Don’t let this 32 page book with minimal text fool you in to thinking that big ideas, strong emotions, and tremendous self empowerment are not effectively conveyed, because despite my initial feelings toward the book, they really are. I would say the target audience is 4 to 8 year olds, but I know plenty of adults that could use the reminder that promises should be kept, especially ones made to one’s self.
On my first reading of the book, I didn’t love the pictures, and while I loved the way the emotions were conveyed when the little girl had to deal with the broken promises, I thought that the jump to being promised the world by another, was a bit abrupt and mature. However, the ideas stayed with me, and the whimsical pictures grew on me, and the more I thought about how so much of our culture revolves around messages of, “happily ever after” and being “saved” that it can never be too early to articulate that we can be in control of our dreams, our happiness, and our futures.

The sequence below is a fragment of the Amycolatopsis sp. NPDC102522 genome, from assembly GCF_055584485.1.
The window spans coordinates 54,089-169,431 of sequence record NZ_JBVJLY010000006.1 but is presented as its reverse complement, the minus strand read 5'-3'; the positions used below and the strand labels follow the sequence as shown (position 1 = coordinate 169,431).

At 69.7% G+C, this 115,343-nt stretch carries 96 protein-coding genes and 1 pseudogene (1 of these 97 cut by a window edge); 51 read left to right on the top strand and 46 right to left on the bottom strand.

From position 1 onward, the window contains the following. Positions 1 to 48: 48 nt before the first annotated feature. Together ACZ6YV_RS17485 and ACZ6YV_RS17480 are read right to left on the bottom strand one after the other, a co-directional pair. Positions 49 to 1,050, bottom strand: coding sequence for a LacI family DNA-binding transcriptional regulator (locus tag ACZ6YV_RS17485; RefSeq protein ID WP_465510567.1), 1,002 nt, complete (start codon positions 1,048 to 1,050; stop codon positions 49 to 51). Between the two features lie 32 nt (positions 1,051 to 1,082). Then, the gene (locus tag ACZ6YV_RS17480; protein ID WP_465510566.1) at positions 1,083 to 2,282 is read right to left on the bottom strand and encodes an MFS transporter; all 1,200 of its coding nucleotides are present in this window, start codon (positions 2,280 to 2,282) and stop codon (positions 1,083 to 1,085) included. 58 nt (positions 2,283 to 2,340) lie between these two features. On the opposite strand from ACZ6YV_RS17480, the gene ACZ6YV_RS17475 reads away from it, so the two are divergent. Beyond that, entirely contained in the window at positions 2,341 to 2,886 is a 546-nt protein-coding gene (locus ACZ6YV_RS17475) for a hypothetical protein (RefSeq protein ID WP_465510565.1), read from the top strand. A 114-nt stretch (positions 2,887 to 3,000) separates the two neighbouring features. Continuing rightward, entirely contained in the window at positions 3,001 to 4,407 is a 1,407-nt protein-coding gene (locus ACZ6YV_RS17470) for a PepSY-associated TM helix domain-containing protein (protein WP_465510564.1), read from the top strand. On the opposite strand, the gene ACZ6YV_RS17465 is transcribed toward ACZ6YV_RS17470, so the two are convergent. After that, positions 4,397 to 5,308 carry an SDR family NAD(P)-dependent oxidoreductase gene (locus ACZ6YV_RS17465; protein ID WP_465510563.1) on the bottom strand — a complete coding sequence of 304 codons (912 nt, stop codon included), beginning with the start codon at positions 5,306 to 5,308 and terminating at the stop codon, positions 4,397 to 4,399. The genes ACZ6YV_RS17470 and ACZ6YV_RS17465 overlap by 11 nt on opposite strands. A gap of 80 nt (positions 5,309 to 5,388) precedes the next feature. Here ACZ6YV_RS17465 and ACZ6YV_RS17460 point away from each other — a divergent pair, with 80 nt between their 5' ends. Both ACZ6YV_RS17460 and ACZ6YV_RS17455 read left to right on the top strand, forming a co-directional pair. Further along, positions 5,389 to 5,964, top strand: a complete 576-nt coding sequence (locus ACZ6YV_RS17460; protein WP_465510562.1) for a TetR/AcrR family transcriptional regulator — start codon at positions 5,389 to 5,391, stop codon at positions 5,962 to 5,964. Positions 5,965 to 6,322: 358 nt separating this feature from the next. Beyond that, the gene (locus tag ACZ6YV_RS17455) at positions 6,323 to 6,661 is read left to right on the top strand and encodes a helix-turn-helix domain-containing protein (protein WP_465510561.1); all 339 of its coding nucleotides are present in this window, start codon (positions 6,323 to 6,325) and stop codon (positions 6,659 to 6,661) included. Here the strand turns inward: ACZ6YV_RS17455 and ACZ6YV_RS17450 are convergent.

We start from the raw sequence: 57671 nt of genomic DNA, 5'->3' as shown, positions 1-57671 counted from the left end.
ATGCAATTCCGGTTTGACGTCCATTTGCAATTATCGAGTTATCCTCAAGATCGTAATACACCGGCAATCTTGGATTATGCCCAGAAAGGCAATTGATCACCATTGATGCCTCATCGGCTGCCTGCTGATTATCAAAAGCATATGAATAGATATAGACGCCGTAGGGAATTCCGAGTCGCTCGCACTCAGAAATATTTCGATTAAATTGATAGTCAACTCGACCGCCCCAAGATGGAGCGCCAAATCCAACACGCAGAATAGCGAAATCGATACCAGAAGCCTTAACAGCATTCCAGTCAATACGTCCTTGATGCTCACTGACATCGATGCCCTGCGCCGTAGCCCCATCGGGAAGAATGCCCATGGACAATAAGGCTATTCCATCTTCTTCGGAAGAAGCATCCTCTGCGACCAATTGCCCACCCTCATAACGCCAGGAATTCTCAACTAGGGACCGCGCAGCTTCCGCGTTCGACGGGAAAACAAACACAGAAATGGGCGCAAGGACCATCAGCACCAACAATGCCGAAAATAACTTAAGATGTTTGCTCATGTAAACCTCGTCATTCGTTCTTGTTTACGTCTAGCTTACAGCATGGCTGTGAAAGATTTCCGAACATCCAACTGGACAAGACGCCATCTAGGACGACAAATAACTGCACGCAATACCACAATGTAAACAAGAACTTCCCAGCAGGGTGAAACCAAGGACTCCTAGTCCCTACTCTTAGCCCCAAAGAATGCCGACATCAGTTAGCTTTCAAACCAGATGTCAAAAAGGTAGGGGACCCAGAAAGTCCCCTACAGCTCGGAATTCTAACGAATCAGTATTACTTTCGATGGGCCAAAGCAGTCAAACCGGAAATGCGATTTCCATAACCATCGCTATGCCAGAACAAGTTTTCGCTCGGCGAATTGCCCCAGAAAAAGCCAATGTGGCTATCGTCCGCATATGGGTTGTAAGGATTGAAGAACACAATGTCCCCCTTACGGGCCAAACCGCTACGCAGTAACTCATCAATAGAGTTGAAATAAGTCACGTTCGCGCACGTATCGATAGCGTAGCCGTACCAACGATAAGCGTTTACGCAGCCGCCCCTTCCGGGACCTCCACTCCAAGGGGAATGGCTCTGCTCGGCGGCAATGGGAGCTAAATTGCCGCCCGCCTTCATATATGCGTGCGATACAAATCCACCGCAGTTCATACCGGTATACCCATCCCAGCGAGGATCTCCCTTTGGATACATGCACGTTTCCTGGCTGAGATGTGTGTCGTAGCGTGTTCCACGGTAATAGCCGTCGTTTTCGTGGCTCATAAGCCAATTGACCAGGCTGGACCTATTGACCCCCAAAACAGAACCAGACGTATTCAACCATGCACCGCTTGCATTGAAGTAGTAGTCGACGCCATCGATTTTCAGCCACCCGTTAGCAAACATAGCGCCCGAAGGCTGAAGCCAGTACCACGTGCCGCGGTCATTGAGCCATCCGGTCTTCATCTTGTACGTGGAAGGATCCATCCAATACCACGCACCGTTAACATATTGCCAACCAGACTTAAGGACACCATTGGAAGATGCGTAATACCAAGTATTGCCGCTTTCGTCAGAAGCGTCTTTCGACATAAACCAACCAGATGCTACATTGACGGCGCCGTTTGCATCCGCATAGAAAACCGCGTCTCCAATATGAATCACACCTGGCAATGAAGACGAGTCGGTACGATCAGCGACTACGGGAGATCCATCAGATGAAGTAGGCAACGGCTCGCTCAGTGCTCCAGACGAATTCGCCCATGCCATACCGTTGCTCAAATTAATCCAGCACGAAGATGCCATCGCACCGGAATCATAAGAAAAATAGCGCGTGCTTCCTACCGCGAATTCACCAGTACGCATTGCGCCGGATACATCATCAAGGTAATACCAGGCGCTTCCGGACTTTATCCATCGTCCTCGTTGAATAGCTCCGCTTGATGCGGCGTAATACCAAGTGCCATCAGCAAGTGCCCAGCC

There isn’t anything Islamic in the book, so that caught me off guard as this was the first Zanib Mian book I’ve read that didn’t have at least a main character illustrated as Muslim. It doesn’t articulate if the boy who promised her the world is a husband or a boyfriend, or even what happened to him, as this isn’t his story. He is just one more example of someone who broke a promise.
Overall, a nice large book with a good strong message that shows how if you want the world, you have to go get it yourself, and only make promises you can keep.